## Sunday, 28 August 2011

### BA@SIBMB: Data and Cluster Analysis

Data and Cluster Analysis

Data can be made more useful by using various kinds of statistical analysis, for e.g. cross tabbing in which data can be tabulated (called contingency table) from the multivariate frequency distribution of statistical variables, the table shows the frequency of sample units against many combinations formed. For e.g. tabulating gender of participants with the marital status. This is a basic analysis to determine a distribution of sample units in each category.

Another tool called “Hypothesis testing” is what can relate any attribute/property with the other unless it comes from the same sample of data. The attribute can be analyzed to either have a relation/ have no relation with another attribute of the data sample, let us put it this way- a consumer’s action to have disliked a service of a particular store depends on the customers gender. This can be further analyzed to the degree of purchase i.e. if more customers who are dissatisfied bought apparels or footwear or grocery.

The data that shows many properties of a sample of data can be dug to the level of finding out if there is any relation between any of the two variables. For e.g. age of first marriage could be related to the income.

Another type of data analysis is “Cluster Analysis” where data is divided into groups and clustered together based on any attribute (Hierarchical Clustering).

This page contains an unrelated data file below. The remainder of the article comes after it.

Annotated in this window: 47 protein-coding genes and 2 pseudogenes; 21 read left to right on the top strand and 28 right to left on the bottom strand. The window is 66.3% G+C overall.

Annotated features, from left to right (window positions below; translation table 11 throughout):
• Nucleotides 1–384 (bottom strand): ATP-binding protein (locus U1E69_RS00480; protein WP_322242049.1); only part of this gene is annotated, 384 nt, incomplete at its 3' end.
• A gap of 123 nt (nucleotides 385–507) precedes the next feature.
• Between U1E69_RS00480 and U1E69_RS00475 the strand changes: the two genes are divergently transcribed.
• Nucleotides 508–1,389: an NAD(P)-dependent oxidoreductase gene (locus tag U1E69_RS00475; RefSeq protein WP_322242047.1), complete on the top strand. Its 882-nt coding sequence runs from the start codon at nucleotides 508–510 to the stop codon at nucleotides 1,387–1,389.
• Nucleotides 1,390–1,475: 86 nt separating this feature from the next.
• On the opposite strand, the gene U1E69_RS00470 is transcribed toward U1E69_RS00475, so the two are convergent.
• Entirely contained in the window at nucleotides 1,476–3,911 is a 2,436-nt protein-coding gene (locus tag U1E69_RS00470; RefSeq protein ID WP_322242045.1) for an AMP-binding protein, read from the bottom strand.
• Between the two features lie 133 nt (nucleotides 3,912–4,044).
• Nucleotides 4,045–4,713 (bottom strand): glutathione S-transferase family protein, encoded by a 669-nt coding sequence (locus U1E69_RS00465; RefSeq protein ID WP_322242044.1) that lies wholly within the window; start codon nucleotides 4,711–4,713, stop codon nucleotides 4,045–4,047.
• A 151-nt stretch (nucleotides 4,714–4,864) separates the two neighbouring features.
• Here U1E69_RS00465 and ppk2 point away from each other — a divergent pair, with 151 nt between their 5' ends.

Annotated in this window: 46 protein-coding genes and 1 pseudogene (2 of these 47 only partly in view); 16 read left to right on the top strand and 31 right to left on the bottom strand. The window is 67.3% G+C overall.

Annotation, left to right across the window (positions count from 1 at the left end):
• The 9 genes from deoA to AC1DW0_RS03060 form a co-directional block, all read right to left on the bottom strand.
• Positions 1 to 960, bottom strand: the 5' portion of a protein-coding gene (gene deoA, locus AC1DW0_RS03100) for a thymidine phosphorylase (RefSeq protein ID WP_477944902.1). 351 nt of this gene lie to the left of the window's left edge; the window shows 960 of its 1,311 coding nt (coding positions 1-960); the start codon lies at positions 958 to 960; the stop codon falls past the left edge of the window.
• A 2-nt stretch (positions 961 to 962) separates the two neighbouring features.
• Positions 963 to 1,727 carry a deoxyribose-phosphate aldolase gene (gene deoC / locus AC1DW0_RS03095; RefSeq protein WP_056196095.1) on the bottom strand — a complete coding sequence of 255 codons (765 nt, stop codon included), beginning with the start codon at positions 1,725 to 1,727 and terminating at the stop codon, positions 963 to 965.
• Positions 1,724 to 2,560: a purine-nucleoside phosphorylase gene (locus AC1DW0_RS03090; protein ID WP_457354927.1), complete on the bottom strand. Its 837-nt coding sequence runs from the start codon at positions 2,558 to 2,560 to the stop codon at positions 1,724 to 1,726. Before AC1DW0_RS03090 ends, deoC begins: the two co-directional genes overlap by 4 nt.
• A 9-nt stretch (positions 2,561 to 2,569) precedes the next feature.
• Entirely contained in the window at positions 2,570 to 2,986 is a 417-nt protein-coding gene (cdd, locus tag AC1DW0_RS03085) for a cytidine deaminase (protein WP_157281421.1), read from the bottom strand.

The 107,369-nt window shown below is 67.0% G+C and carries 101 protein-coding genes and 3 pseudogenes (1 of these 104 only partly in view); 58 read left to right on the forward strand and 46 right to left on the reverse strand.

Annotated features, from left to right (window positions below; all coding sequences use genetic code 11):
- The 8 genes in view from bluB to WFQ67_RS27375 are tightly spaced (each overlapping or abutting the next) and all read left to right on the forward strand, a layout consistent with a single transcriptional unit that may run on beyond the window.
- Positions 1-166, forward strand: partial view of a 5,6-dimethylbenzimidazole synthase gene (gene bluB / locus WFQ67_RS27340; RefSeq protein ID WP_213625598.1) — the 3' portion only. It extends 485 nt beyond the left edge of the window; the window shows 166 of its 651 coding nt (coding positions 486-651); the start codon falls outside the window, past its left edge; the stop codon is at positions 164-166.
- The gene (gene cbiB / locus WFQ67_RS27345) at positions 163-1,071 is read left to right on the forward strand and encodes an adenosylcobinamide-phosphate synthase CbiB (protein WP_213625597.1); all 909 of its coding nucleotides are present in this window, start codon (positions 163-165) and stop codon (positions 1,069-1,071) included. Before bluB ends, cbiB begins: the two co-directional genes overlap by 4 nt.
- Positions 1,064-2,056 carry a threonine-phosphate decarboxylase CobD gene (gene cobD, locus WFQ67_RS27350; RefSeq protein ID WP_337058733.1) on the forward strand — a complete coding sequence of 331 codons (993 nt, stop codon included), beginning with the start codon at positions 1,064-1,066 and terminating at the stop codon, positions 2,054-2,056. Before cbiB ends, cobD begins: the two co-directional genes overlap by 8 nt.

The benefit of doing so can be understanding from marketing point of view, e.g. for a travel agency the customers can be clustered into segments based in their interest and expectations. 1) The demanders - they want exceptional service and expect to be pampered; 2) The escapists - they want to get away and just relax; 3) The educationalist - they want to see new things, go to museums, go on a safari, or experience new cultures.

One of the types of clustering is Hierarchical clustering in which objects are organized into an hierarchical structure as part of the procedure

§ Divisive clustering - start by treating all objects as if they are part of a single large cluster, then divide the cluster into smaller and smaller clusters

§ Agglomerative clustering - start by treating each object as a separate cluster, then group them into bigger and bigger clusters.

An important step in most clustering is to select a distance measure, which determines how the similarity of two elements is calculated. This influences the shape of the clusters, as some elements may be close to one another according to one distance and farther away according to another. Which determines how the similarity of two elements is calculated. This influences the shape of the clusters, as some elements may be close to one another according to one distance and farther away according to another.

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Group Ops3